US stocks mostly lower as drugmakers struggle

NEW YORK (AP) — U.S. stocks are barely budging Tuesday afternoon. Energy companies are climbing in tandem with the price of crude oil. Earnings reports are driving much of the action and sending chemicals companies higher. Health care stocks are falling on continued scrutiny of drug companies. ...

 
              FILE - This Thursday, Oct. 2, 2014, file photo, shows the facade of the New York Stock Exchange. Global stock markets were trading largely higher Tuesday, April 26, 2016, as traders digested a raft of corporate earnings statements from around the world in the run-up to the latest policy decisions from the U.S. Federal Reserve and the Bank of Japan. (AP Photo/Richard Drew, File)

NEW YORK (AP) — U.S. stocks are barely budging Tuesday afternoon. Energy companies are climbing in tandem with the price of crude oil. Earnings reports are driving much of the action and sending chemicals companies higher. Health care stocks are falling on continued scrutiny of drug companies.

KEEPING SCORE: The Dow Jones industrial average dipped 6 points to 17,971 as of 2:47 p.m. Eastern time. The Standard & Poor's 500 index rose 2 points, or 0.1 percent, to 2,089. The Nasdaq composite index fell 10 points, or 0.2 percent, to 4,886. The Nasdaq has fallen for three days in a row.

THE QUOTE: Trading has been light this week. Julian Emanuel, U.S. equities and derivatives strategist for UBS, said investors are waiting to see the results of Federal Reserve and Bank of Japan policy meetings in the next few days.

"People are very, very wary of taking big positions," he said. "The commentary is going to be very closely parsed."

OIL: Benchmark U.S. crude jumped $1.40, or 3.3 percent, to $44.04 per barrel in New York. Brent crude, used to price international oils, gained $1.26, or 2.8 percent, to $45.74 a barrel in London.

Murphy Oil rose $1.10, or 3.3 percent, to $34.61 and Devon Energy gained 67 cents, or 2 percent, to $34.62.

HEALTH CARE SLIPS: Drug companies fell as investors looked ahead to the latest Congressional panel on drug prices. The Senate Aging Committee will hold its third meeting on drug prices Wednesday, and on Tuesday the committee said former Valeant Pharmaceuticals executive Robert Schiller and hedge fund manager Bill Ackman, an investor in Valeant, will both be questioned.

Investors in drug companies fear that Congressional scrutiny will make it harder for the companies to keep raising drug prices and keep their profits growing. Alexion Pharmaceuticals lost $4.06, or 2.6 percent, to $153.96. Vertex Pharmaceuticals fell $1.84, or 2.1 percent, to $83.82.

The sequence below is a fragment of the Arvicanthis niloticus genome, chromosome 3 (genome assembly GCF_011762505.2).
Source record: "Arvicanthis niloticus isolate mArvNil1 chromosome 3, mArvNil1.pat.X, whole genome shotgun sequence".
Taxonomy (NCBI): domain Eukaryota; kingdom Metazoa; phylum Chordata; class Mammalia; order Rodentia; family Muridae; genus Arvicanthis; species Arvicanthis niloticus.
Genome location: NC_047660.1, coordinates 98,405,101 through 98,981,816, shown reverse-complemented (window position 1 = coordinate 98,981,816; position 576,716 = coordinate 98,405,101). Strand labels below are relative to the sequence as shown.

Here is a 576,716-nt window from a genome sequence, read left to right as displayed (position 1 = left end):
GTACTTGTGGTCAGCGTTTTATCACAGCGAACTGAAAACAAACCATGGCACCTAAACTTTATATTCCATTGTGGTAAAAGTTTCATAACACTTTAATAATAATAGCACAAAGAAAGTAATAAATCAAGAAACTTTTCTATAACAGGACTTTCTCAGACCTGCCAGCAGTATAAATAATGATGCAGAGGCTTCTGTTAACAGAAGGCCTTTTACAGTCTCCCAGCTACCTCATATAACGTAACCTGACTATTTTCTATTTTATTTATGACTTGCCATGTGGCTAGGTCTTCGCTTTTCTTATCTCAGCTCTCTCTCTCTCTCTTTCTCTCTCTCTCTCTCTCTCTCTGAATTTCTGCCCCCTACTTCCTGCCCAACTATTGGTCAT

INDUSTRIAL STRENGTH: Chemicals companies and makers of mining and construction equipment also jumped. DuPont picked up $1.63, or 2.5 percent, to $67.60. The chemicals giant expects a larger profit for the year, saying the strong dollar won't hurt its results as much as it predicted. Dow Chemical, which is preparing to combine with DuPont, added $1.23, or 2.3 percent, to $53.77.

Strong earnings helped industrial companies. Truck leasing company Ryder System added $4.34, or 6.7 percent, to $69.59. Manufacturing company Ingersoll-Rand rose $1.34, or 2.1 percent, to $65.37. Truck maker Paccar gained $2.68, or 4.8 percent, to $58.73.

CHINA: Emanuel of UBS said that energy, chemical and mining companies and heavy machinery makers are getting a hand from China's economy, which is doing better than investors expected a few months ago. "It is definitely doing better than global investors would have thought," he said.

BP BEATS: Oil company BP's profit was larger than expected and it left its dividend unchanged despite falling earnings and oil prices. Its U.S.-traded stock rose $1.62, or 5.1 percent, to $33.41.

BROKEN GLASS: Specialty glass maker Corning lost $1.60, or 7.6 percent, to $19.37 after its sales were weaker than expected.

WHIRLPOOL SOAKED: Whirlpool, the appliance maker behind Maytag, KitchenAid and other brands, reported disappointing profit and sales. The company said its business was hurt by the strong dollar. The stock lost $7.79, or 4.2 percent, to $178.25.

NOT SO SWEET: Chocolate maker Hershey cut its profit forecasts after first-quarter its sales were weaker than expected. The stock gave up $1.80, or 2 percent, to $80.57.

FRESH: Grocery store chain SuperValu jumped 22 cents, or 4.3 percent, to $5.37 after its profit surpassed estimates.

SAREPTA SKIDS: Drug developer Sarepta Therapeutics plunged after a Food and Drug Administration panel said its muscular dystrophy drug eteplirsen shouldn't be approved. The panelists said evidence didn't show the drug is effective. The stock fell $3.74, or 25 percent, to $11.22.

OTHER ENERGY TRADING: Wholesale gasoline rose 5 cents, or 3.5 percent, to $1.57 a gallon. Heating oil added 4 cents, or 3.3 percent, to $1.33 a gallon. Natural gas fell 3 cents to $2.03 per 1,000 cubic feet.

METALS: Gold rose $3.20 to $1,243.40 an ounce and silver edged up 10 cents to $17.11 an ounce. Copper lost 1 cent to $2.24 a pound.

OVERSEAS: Britain's FTSE 100 rose 0.4 percent, while Germany's DAX and the CAC 40 in France each lost 0.3 percent. Japan's Nikkei 225 fell 0.5 percent and South Korea's Kospi rose 0.3 percent. Hong Kong's Hang Seng index gained 0.5 percent.

BONDS, CURRENCIES: Bond prices edged lower. The yield on the 10-year U.S. Treasury note rose to 1.93 percent from 1.92 percent a day earlier. The dollar rose to 111.37 yen from 111.28 yen. The euro rose to $1.1288 from $1.1261.

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AP Markets Writer Marley Jay can be reached at http://twitter.com/MarleyJayAP His work can be found at http://bigstory.ap.org/journalist/marley-jay

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